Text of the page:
A common scenario in a leasehold structure is for the superior landlord to carry out major works or enter into a qualifying long term agreement; the intermediate landlord to contribute to those costs; and the sub-tenants of the dwellings to ultimately pay the costs through the service charge. 

Section 20 of the Landlord and Tenant Act 1985 and related regulations requires the “landlord” to consult the “tenant” in relation to qualifying works or long term agreements but has led to uncertainty as it does not specify whether responsibility to consult falls on the superior or intermediate landlord. It is important for landlords to know where responsibility to consult lies as if the consultation process is not followed the costs recoverable from tenants are limited to £250 per tenant (in the case of qualifying works) and £100 per year (in the case of long term agreements).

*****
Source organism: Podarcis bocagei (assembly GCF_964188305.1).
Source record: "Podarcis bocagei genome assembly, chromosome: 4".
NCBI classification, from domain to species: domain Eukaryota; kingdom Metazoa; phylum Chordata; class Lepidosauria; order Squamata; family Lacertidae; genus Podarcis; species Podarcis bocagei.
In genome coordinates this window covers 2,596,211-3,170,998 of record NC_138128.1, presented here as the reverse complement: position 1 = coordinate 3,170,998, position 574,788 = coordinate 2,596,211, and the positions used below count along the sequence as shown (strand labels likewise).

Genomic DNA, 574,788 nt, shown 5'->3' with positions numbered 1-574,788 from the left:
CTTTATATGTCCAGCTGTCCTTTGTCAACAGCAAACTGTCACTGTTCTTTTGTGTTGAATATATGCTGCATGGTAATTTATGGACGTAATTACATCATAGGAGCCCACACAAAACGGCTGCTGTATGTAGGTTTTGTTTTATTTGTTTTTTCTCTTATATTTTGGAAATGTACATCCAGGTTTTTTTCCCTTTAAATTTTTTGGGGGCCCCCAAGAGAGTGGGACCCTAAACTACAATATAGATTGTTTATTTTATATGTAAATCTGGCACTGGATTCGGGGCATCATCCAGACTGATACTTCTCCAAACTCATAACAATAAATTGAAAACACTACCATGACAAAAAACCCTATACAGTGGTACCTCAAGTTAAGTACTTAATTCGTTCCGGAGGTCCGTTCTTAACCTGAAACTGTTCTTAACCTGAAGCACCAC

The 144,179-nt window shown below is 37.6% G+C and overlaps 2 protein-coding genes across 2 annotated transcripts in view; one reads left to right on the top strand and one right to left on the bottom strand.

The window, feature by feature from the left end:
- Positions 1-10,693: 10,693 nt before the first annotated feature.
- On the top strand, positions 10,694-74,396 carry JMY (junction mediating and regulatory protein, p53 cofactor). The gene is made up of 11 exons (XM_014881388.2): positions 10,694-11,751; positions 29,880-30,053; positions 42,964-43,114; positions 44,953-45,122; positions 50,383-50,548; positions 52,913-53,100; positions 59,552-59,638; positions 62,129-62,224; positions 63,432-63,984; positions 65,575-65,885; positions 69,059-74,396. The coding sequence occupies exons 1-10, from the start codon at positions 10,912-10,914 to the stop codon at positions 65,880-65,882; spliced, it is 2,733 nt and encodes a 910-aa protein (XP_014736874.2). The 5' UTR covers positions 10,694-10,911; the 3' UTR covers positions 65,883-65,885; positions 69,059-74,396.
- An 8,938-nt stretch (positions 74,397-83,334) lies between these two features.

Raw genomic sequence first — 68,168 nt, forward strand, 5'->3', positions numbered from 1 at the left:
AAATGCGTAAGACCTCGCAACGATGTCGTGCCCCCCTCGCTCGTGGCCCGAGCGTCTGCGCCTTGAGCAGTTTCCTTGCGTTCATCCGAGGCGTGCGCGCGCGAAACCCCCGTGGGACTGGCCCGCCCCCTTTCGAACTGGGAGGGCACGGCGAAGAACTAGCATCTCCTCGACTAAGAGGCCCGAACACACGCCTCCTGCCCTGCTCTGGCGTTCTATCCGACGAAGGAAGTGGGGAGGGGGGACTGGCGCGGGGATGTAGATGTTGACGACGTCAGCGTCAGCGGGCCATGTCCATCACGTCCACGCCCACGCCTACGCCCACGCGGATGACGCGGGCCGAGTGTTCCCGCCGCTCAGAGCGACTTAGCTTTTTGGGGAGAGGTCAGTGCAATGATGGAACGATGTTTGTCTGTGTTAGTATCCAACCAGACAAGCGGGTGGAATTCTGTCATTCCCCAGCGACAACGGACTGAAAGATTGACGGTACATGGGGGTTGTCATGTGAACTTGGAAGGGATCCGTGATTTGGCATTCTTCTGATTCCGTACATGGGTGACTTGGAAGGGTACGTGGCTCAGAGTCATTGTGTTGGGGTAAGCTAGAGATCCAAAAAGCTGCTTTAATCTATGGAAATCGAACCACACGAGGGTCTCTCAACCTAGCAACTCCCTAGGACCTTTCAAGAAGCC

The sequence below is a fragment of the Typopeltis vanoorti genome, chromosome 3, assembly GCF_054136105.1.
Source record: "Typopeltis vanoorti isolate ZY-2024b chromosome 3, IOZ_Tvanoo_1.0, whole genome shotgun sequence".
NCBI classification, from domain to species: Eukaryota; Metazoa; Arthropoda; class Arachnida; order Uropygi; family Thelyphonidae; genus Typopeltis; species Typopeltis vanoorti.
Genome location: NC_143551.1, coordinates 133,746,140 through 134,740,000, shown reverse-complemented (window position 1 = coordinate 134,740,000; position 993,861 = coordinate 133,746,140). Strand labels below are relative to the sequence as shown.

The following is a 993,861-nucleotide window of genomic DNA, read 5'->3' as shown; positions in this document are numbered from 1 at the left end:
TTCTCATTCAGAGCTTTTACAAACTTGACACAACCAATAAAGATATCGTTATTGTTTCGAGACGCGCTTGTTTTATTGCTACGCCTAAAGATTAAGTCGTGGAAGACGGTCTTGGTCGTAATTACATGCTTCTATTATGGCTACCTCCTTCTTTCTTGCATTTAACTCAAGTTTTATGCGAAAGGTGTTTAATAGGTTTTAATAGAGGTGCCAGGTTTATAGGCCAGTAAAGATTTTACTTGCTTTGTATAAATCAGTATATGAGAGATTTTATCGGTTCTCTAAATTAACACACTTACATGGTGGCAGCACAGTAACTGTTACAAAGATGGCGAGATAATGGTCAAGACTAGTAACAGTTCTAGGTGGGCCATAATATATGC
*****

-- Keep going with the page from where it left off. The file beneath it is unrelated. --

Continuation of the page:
The recent case of Leaseholders of Foundling Court and O’Donnell Court v The London Borough of Camden and others [2016] clarified that the obligation to consult falls on the superior landlord intending to carry out works or enter into a qualifying long term agreement, and not the intermediate landlord. Therefore the superior landlord must consult and give notice to each of its direct tenants of a dwelling and each of its own tenants’ sub-tenants who are liable to contribute towards the cost of the works. 

This decision is to be welcomed as it provides the clarity previously lacking.